"They all took off their Republican buttons and boutonnieres," Gibson says, "and went."

The book itself is "just for the members," says Club President Herbert Fitzgerald, who declined to elaborate.

In the hours spent burrowing into the archives of the Virginia Historical Society, Library of Virginia and other organizations, Gibson says, he unearthed all kinds of anecdotes about Commonwealth Club members' history.

There was the time Marshal Ferdinand Foch, the commander of all Allied troops in France in the First World War, saluted the club during a victory parade down Franklin Street. Dr. Charles Bryan, a member of the club, had done Foch a service during the war by removing a shard of glass from his eye.

James Bryan, one of the club's founders, is credited with putting an end to the practice of dueling in Virginia by refusing to accept a challenge: "He thought it was just a ghastly, inhuman rite," Gibson says.

And there was Major James Dooley, the original resident of Maymont, whose fortune saved the club from demise in the Depression.

The wealth of historical detail might have overwhelmed some would-be authors, but not Gibson. "I like stuff like that," he says.

He admits, however, that after 18 months "I got awfully tired of Mr. Bryan and Mr. Dooley." — Melissa Scott Sinclair

As Many Give to NYC, Fan Clinic Seeks Funds

Jim Beckner, executive director of Fan Free Clinic, says that unless his nonprofit clinic gets some extra help he's worried it may not have the funds to provide services to people in need.

"Just because September 11 happened doesn't mean any of the local social-service providers can afford to stop," he says. "In fact, the need for them may increase." Beckner cites an increase in local mental health needs as a ripple effect of the attacks.

The Fan Free Clinic, at 100 N. Thompson St., provides free medical exams and lab testing, HIV counseling and support, and prevention, education and outreach to low-income people in the Richmond area.

It's why Dr. Stuart Martin, chairman of the Central Virginia Business and Professional Guild, says his group plans to hold a fund-raiser for the Fan Free Clinic on Oct. 27. The annual Halloween event is a costume party that takes place from 8 p.m. to midnight at the Renaissance on Broad and Adams streets.

Martin says this is the second year the guild, a gay and lesbian networking organization, has donated proceeds to the Fan Free Clinic. 320 attended last year's event, which raised $10,000. The guild expects this year's attendance to be close to 400. Tickets are $25 per person, or $500 per table. Individual tickets are available at Mongrel, Cheers, Babe's, the Fan Free Clinic and Video Fan. Tickets the day of the event will be available at Godfrey's.

Beckner says the money raised will go toward "trying to anticipate the increases in requests for the clinic's general health services." — B.W.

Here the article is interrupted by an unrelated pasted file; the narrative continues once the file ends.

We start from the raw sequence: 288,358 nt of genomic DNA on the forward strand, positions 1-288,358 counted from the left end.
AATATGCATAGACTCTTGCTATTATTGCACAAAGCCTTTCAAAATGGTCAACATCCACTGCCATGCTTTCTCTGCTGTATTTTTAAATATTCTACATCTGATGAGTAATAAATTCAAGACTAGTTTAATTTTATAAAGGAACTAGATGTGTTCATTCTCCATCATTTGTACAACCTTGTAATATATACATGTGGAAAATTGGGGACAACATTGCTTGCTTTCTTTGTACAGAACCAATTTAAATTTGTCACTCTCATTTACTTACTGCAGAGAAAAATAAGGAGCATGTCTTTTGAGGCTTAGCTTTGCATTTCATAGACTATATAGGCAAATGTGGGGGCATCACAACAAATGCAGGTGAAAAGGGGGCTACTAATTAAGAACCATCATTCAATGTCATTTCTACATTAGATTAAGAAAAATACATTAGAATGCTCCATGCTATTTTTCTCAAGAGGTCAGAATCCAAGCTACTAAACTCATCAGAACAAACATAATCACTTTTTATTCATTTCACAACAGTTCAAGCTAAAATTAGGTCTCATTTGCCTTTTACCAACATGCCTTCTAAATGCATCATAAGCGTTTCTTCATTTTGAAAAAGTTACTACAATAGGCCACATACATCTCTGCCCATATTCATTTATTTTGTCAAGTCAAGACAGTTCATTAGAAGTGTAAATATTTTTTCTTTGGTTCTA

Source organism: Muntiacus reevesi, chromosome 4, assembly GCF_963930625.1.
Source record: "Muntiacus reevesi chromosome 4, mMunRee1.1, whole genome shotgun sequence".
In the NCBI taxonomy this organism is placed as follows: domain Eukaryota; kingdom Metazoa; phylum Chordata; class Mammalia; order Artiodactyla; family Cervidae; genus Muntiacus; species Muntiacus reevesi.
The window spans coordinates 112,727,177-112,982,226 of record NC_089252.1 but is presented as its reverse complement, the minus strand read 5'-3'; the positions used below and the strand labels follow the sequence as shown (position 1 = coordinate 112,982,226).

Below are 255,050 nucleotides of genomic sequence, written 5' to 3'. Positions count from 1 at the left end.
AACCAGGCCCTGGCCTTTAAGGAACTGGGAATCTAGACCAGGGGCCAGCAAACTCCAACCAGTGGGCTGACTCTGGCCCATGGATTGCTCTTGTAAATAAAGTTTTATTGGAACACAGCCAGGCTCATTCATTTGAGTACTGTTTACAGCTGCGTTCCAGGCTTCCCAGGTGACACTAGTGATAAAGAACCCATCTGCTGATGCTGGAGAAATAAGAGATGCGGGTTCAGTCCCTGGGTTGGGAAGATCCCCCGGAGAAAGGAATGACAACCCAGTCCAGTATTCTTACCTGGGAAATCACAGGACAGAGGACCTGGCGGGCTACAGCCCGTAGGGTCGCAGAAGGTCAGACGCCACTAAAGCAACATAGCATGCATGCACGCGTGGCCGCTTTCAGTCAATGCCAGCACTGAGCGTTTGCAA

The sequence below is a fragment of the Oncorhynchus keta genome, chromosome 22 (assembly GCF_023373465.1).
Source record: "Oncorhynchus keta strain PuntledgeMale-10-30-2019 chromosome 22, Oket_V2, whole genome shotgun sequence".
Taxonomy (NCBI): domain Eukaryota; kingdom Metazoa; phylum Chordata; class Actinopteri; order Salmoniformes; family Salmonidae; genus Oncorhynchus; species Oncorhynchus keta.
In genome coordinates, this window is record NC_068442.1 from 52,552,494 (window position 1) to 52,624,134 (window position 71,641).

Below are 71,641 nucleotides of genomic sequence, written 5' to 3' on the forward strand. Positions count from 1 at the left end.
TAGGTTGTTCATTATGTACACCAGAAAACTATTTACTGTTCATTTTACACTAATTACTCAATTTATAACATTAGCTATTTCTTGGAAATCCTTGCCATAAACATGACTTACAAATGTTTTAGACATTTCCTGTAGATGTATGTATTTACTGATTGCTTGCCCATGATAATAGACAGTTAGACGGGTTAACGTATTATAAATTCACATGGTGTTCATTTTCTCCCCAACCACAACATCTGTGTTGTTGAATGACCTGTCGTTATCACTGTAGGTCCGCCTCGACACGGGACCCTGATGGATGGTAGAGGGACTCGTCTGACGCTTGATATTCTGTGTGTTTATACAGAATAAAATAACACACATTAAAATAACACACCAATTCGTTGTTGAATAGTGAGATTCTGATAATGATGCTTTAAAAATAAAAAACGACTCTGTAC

Mrs. Earley Makes a Donation

Two weeks ago Cynthia Earley did something entirely unexpected. She took a day off.

It's rare that Earley, the wife of gubernatorial candidate Mark Earley, can pause in the accelerating race to the Nov. 6 election, let alone spend the day in bed. But this was an exceptional case. Earley had been asked by the Red Cross to donate bone marrow and decided the campaigning could wait.

Few knew what Cynthia Earley was doing the day she veered off the campaign trail. She didn't think it was appropriate to issue a press release, she says.

Mrs. Earley had signed up to be a marrow donor four years ago, not long after her sister died of ovarian cancer. Although her sister wasn't a candidate for a transplant, she says, the tragedy made her think she ought to help. "A lot of people would be willing to do it, but there's no instance in their life that moves them to sign up," she points out.

After adding your name to the list of donors, Earley says, "you go home and you pretty much feel like they've forgotten about you."

But a few months ago, she received a letter in the mail stating that her blood sample was being reviewed for further testing. She thought little of it — until the Red Cross called and told her it was time to donate. A "young person with acute leukemia" was the only description she was given of the patient.

The recipient needs the marrow immediately, she was told. "My first reaction, of course, was, 'October is a very busy month for me,'" she says. It was a bit of an understatement. But Earley checked into Virginia Commonwealth University's Medical College of Virginia Hospitals.

"I got to take the day off," she says cheerfully. "Mark came with me." Surgeons placed her under general anesthesia and extracted marrow from her hip. "They actually take a lot," Earley says. "They take a liter of fluid."

But after the anesthetic wore off, she says, she felt fine. She later received word that her marrow reached the leukemia patient by midnight the same day.

Donating wasn't difficult, she says. Despite doctors' warnings that she might feel weak for a couple of weeks after the operation — "which was something I couldn't afford to do" — Earley says she was able to resume her campaigning by noon the next day.

She still stashes a pillow in the car to rest her aching hip, she says, and "I'm taking vitamins twice a day instead of once a day." — M.S.S.